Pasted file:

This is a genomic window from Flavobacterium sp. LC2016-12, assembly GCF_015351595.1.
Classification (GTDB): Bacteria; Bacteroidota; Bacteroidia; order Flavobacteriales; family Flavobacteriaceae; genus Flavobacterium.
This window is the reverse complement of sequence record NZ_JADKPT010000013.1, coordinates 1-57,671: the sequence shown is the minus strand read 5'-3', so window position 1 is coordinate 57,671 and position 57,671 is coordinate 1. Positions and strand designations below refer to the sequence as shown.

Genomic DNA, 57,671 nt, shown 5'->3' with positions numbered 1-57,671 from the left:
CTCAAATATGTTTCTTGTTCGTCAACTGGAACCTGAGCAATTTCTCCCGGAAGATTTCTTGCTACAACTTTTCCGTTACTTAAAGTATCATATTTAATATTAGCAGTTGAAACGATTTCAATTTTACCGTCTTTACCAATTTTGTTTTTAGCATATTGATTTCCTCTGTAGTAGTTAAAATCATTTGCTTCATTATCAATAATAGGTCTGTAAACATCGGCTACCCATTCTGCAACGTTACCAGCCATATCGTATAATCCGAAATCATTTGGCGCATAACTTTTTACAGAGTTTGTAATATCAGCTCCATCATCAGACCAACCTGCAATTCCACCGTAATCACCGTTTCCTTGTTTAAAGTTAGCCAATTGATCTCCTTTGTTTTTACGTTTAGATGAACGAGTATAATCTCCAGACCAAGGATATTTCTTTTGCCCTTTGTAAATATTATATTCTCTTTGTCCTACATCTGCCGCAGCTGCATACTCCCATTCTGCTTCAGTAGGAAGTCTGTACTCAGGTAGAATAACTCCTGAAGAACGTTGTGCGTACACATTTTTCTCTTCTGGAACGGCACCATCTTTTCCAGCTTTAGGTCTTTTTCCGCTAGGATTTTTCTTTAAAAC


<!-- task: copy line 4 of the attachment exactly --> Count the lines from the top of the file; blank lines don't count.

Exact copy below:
Genomic DNA, 57,671 nt, shown 5'->3' with positions numbered 1-57,671 from the left: